A brand new eatery opening in the neighbourhood always piques the interest. But there is an issue when the neighbour in question is Chorlton, which already has restaurants to spare: namely, can the new place stand out from what’s there already and offer something else? Happily, The Creameries is definitely something else.
Once a local dairy and more recently a semi-abandoned property with a strangely striking tiled doorway, the team behind The Creameries have transformed the space partly thanks to a successful crowd-funding campaign. It’s entirely appropriate, then, that the end result feels somehow home-made. It’s run, in a properly hands-on way, by chef Mary-Ellen McTague, baker Sophie Yeoman and designer Soo Wilkinson. Their produce – bread, butter, cheese, cakes – is visibly made on the premises. It’s available for take-out from the front counter, but further inside there’s an unfussy, light, airy seating space bedecked with plants and greenery. The menu changes constantly so blackboards with options are propped up by your table (presumably the ability to write quickly with chalk is ‘desirable but not essential’ for new staff).
We visited at lunch time and started out with a small but highly appetising dish of pickled cucumber and sauerkraut. There was also a portion of bread and butter. Now, stop right there. We’re not talking your standard-issue crusty hunger-staver here. This is the sort of thing that The Creameries is doing exceptionally well: light, fresh bread packed with flavour, baked mere yards from your table. And then there’s the butter. Yes, it’s made here too, with a variety of different options. We had the whipped brown butter, a confection akin to savoury ice-cream froth. You could cheerfully eat this all the day long, but the mains were waiting.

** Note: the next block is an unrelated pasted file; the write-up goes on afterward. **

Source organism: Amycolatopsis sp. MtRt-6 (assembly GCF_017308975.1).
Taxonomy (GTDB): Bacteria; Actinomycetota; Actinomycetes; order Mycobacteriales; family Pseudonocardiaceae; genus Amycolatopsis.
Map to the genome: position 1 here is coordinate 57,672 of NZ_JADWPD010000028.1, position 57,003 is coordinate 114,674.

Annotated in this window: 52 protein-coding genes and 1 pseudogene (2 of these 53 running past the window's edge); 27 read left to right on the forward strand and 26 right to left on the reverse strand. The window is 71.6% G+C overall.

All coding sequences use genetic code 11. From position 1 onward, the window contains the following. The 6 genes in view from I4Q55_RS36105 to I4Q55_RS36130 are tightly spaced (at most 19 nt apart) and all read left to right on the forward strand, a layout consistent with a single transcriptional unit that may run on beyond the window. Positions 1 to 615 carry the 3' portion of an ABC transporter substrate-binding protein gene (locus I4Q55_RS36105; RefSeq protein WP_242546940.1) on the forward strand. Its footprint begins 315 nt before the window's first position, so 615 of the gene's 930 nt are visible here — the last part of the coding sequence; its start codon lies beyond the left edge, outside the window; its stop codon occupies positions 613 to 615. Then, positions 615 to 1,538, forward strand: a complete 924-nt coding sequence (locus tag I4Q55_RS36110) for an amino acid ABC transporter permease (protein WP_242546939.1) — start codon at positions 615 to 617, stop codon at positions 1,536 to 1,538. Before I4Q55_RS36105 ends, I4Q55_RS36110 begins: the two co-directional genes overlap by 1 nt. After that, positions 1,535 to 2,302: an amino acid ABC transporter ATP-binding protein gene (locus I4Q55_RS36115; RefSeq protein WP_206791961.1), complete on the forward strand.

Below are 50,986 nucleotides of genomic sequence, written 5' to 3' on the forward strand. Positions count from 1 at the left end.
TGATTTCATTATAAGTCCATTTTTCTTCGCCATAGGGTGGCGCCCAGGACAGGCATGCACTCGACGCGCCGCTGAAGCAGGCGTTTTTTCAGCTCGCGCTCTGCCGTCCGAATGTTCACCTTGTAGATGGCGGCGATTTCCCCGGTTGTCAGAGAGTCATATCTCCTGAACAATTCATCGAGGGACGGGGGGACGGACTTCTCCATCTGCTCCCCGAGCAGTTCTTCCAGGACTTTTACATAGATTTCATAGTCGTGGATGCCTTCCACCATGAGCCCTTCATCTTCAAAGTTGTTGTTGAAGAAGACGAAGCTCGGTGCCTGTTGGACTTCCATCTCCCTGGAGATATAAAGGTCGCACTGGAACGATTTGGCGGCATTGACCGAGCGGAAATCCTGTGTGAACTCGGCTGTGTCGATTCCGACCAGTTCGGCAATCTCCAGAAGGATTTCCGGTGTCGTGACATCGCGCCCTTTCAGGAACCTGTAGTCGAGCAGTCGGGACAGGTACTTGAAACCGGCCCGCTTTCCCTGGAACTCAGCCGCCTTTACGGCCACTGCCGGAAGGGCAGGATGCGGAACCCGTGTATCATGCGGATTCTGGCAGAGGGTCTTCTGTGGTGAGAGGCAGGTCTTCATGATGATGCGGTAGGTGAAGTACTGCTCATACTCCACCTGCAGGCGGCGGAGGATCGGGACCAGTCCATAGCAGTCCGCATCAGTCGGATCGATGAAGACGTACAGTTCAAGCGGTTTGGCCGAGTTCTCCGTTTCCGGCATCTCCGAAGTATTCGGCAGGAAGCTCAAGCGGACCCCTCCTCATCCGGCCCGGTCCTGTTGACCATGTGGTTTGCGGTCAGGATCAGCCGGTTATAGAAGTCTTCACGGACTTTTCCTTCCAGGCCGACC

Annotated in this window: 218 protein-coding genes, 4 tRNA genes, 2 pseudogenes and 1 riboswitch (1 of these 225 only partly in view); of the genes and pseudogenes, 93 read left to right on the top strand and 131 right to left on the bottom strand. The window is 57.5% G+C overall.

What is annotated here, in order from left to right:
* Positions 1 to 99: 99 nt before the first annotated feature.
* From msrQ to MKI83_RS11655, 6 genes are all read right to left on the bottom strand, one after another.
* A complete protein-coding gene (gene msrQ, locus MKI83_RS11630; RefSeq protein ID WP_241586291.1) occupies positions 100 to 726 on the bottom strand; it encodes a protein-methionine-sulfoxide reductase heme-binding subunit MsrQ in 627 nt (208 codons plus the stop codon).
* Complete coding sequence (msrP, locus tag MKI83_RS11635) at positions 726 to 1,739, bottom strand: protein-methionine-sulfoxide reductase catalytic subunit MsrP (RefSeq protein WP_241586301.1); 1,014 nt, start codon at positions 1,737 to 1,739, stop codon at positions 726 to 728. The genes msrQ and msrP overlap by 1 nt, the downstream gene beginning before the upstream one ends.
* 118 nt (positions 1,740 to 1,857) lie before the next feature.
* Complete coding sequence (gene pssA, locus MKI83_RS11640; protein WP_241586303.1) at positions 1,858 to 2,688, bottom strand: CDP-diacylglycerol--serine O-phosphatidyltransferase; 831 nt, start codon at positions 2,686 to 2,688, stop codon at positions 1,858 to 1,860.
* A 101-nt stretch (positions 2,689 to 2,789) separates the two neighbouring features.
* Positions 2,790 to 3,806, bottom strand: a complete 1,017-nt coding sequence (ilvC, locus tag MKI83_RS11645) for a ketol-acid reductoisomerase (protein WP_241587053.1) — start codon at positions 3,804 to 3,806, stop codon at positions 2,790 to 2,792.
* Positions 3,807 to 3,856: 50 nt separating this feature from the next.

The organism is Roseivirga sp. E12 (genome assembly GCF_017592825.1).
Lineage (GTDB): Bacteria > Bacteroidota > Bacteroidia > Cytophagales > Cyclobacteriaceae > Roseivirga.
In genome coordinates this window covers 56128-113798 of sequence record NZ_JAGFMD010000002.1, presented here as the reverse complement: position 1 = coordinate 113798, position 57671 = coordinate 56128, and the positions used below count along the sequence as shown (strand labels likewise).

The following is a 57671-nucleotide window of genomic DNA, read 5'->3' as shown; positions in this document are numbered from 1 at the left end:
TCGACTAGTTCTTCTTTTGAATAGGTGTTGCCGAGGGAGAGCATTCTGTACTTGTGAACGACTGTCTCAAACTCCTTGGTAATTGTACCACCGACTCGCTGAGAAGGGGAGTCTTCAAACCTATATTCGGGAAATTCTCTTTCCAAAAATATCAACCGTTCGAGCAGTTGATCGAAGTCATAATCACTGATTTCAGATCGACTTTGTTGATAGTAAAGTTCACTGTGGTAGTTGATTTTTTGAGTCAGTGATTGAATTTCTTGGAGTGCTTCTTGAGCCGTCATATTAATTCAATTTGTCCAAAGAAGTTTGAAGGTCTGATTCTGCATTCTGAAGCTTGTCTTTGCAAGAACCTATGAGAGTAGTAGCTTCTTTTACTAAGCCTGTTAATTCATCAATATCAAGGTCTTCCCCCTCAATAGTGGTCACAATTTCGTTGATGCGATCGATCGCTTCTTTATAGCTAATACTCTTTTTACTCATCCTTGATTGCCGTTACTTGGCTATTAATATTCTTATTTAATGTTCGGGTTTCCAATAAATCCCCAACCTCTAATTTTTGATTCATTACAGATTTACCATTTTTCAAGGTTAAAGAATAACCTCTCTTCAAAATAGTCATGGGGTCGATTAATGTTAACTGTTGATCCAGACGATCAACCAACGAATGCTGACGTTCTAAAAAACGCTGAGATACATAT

We went for two different focaccias, one with beetroot, rosary goat’s cheese and sorrel and the other a rosemary variety with slow-cooked goat ham, rosary goat’s cheese and sauerkraut. Both were terrific and beautifully baked. Goat’s cheese can sometimes be on the dry side, but here it was used sparingly and the result was crumbly and intense with a melt-in-the-mouth texture. A small side salad might make a good complement, though. The goat ham was crisp and flavoursome and the subtle assortment of ingredients blended together beautifully.
Had we left room for dessert? You know it. And to be fair, even after all that bread of different kinds, we weren’t feeling anywhere near bloated. If you’ve been paying attention so far, it’ll come as no surprise at all that the cakes were flippin’ superlative. In the interest of thoroughness alone, we ordered three. The chocolate orange tiffin was nothing like the headache-inducing cocoa-overload stodge of the same name. Instead it was a soft, tangy and chewy delight. The gluten-free blackcurrant cake made with polenta was seriously light and refreshing and just the right side of sharp. Finally, the stem ginger cake was expertly done and offered bursts of flavour with every bite.
All in all, then, what’s not to like? The Creameries is a pleasant, welcoming, easy-going environment offering top-notch fare at prices that won’t break the bank. If delicious, daisy-fresh cooking and baking tickles your fancy, you may find it hard to resist. It remains to be seen if the space will feel as cosy in the winter months, but it’ll be a pleasure to find out. So welcome to the neighbourhood, The Creameries. We’ll be back again soon.